Price settles above $102 as dollar slips to new low against the euro

Crude prices rose by almost $3 today after the dollar fell to new lows against most of its counterparts, mainly the euro. The dollar fell on interest rate outlook in the US as Chairman Ben Bernanke continued to answer questions for the second day at Capitol Hill. He had hinted yesterday that Fed will go for further softer landing in the coming days and might reduce interest rate by another fifty bps in its next meeting.

Crude-oil futures for light sweet crude for April delivery today closed at $102.59/barrel (higher by $2.95/barrel or 3%) on the New York Mercantile Exchange. Prices are 66% higher than a year ago. Reports of production disruption at Nigeria also pushed up crude prices today.

In the currency market today, the U.S. dollar tumbled to record lows against the euro after lackluster economic data and Federal Reserve Chairman Ben Bernanke's comments raised fears about the U.S. economy. The trade-weighted dollar index, which measures the greenback against a basket of six major currencies, fell 1.2% to 73.68.

The Commerce Department reported today that the U.S. economy grew at an unrevised 0.6% annual rate for the fourth quarter. And for all of 2007, the economy grew at the weakest pace in five years.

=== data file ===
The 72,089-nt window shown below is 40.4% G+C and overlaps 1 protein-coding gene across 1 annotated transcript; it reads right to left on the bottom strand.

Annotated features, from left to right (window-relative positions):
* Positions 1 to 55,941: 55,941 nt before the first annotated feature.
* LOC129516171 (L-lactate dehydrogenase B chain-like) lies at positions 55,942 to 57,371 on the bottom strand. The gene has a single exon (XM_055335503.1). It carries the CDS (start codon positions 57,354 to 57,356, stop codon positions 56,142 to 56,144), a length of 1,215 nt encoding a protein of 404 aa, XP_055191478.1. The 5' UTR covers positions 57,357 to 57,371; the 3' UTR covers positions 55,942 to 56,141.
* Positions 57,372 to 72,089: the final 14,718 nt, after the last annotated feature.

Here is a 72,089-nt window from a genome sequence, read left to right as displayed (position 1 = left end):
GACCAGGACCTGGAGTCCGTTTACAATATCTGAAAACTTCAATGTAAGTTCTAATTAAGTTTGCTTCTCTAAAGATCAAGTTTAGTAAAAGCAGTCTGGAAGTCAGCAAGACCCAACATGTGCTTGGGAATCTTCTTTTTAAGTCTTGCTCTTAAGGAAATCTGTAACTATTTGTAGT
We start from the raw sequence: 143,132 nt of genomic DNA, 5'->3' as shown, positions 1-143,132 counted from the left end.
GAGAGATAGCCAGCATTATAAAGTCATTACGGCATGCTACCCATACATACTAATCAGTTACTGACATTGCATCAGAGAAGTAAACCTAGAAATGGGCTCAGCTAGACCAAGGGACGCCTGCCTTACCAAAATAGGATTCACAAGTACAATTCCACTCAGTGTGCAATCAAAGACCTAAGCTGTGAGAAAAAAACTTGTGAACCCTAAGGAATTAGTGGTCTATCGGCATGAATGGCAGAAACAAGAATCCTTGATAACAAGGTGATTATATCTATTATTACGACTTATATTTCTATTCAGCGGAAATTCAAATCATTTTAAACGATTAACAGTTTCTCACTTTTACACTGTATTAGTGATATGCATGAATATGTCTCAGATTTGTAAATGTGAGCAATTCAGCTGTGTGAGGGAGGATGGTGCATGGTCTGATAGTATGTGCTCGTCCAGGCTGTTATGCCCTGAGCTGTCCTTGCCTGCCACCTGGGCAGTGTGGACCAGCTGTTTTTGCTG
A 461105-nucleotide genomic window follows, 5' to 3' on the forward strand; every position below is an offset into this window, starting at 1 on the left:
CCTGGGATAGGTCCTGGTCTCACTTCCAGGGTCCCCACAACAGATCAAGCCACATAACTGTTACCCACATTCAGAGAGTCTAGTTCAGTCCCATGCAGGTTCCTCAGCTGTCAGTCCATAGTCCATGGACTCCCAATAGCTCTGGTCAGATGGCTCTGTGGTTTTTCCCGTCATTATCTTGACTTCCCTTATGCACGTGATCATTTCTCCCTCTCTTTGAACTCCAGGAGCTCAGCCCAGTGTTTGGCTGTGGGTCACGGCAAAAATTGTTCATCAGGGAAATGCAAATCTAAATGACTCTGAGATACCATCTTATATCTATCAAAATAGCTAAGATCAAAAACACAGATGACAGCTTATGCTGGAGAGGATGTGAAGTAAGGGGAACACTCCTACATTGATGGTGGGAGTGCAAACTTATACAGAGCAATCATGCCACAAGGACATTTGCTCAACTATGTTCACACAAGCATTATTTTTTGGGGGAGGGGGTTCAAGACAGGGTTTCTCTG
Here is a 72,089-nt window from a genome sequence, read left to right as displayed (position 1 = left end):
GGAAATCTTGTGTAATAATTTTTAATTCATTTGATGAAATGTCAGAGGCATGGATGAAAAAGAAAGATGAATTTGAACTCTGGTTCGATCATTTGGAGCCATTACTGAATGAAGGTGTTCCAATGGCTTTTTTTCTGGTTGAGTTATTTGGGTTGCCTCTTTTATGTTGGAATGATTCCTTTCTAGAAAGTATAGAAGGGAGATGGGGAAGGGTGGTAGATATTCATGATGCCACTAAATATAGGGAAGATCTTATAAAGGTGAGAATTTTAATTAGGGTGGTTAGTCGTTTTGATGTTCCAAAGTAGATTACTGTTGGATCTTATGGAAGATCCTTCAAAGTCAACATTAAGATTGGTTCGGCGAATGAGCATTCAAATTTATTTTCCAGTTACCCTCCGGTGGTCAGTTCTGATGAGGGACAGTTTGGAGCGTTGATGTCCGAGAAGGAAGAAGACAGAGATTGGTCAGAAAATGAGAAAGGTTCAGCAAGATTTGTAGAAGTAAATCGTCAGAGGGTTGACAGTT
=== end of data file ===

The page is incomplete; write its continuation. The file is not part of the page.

Today, oil prices were also supported by reports of a partial shutdown of production in Nigeria, Africa's largest oil producer and the U.S.'s fifth-largest crude supplier.

Yesterday crude prices had infact dropped after EIA had reported in the weekly inventory report that crude inventories grew more than expected, rising 3.2 million barrels to stand at 308.5 million barrels in the week ended 22 February. Market was expecting an increase of 2.6 million barrels.

Brent crude oil for April settlement today rose $2.63 (2.7%) to $100.9 on the London-based ICE Futures Europe exchange. The London benchmark rose 54% in FY 2007, the most since 1999 when prices more than doubled.

Natural gas supplies drop more than average

Natural gas advanced after a government report showed supplies fell more than average, signaling inventories may end the cold-weather demand season at the lowest since March 2005. Gas for April delivery rose 38.3 cents (4.2%) to settle at $9.433 per million British thermal units. EIA reported that stockpiles declined 151 billion cubic feet to 1.619 trillion cubic feet for the week ended 22 February.

Against this backdrop, March reformulated gasoline gained 2 cents to $2.50 a gallon and March heating oil rose 8 cents to end at $2.85 a gallon. Both contracts are due to expire tomorrow.

In a monthly report released earlier this month, EIA said the world oil market is poised to ease over the next two years with production increases offsetting moderate growth in oil demand.

Crude had ended FY 2007 substantially higher by $35 or 57%. It was crude's biggest yearly gain in five years.

At the MCX, crude oil for March delivery closed at Rs 4,034/barrel, higher by Rs 27 (0.7%) against previous day's close. Natural gas for March delivery closed at Rs 374.5/mmtbu, higher by Rs 13.6/mmtbu (3.8%).